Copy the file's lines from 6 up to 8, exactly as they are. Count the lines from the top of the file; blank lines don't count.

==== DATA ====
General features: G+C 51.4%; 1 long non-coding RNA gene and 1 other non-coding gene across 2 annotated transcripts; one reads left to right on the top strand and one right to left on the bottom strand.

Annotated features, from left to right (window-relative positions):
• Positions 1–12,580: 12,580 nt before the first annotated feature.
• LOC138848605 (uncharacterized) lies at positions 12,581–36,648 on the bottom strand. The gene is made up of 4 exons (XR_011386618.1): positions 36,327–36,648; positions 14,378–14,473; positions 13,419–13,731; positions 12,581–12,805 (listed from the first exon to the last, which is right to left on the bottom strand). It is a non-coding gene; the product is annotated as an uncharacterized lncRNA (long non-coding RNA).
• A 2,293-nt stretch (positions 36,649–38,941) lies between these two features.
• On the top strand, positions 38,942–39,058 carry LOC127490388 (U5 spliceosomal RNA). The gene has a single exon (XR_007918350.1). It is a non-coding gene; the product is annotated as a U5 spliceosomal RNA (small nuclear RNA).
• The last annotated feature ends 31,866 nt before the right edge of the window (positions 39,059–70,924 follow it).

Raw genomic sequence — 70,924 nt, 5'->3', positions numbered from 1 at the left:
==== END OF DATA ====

• On the top strand, positions 38,942–39,058 carry LOC127490388 (U5 spliceosomal RNA). The gene has a single exon (XR_007918350.1). It is a non-coding gene; the product is annotated as a U5 spliceosomal RNA (small nuclear RNA).
• The last annotated feature ends 31,866 nt before the right edge of the window (positions 39,059–70,924 follow it).

Raw genomic sequence — 70,924 nt, 5'->3', positions numbered from 1 at the left: